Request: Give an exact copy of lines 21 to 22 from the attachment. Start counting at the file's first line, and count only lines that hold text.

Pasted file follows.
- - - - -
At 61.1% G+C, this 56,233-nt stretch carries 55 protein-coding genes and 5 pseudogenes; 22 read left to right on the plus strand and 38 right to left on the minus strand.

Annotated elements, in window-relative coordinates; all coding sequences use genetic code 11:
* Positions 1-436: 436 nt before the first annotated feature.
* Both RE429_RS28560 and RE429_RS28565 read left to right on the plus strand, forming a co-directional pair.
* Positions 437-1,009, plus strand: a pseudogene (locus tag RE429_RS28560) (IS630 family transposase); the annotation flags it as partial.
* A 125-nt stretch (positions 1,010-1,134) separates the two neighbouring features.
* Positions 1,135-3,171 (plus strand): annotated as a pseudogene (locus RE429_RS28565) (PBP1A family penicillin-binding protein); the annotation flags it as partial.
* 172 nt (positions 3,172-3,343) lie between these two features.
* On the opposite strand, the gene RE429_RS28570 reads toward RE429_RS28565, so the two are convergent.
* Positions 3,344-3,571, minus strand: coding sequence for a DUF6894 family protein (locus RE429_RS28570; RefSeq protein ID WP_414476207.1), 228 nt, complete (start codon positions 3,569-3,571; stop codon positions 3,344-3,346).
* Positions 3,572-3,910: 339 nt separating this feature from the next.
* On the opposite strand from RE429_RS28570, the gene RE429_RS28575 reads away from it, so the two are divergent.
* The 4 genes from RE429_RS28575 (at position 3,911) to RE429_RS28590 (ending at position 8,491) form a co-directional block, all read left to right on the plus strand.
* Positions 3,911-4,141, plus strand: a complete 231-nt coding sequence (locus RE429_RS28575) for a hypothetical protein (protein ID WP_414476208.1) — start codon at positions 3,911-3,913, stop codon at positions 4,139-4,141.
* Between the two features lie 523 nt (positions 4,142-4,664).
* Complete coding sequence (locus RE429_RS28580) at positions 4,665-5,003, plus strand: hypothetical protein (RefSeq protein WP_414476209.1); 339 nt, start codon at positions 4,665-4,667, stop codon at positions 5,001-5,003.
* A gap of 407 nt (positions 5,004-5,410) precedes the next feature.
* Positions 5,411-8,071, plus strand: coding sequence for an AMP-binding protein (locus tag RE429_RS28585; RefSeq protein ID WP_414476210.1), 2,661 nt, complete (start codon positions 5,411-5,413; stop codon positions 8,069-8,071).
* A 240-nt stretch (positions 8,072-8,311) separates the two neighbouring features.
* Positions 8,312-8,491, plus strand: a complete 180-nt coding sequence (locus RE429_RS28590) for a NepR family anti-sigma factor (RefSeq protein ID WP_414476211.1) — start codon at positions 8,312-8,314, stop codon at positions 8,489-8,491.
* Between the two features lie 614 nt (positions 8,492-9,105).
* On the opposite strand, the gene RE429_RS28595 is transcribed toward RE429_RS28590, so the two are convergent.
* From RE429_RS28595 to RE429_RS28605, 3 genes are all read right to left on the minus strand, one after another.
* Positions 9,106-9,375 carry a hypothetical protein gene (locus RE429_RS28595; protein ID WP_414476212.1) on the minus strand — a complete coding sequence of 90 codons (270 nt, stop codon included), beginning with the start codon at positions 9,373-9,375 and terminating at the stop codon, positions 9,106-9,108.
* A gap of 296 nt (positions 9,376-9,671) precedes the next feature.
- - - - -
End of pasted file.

* Between the two features lie 614 nt (positions 8,492-9,105).
* On the opposite strand, the gene RE429_RS28595 is transcribed toward RE429_RS28590, so the two are convergent.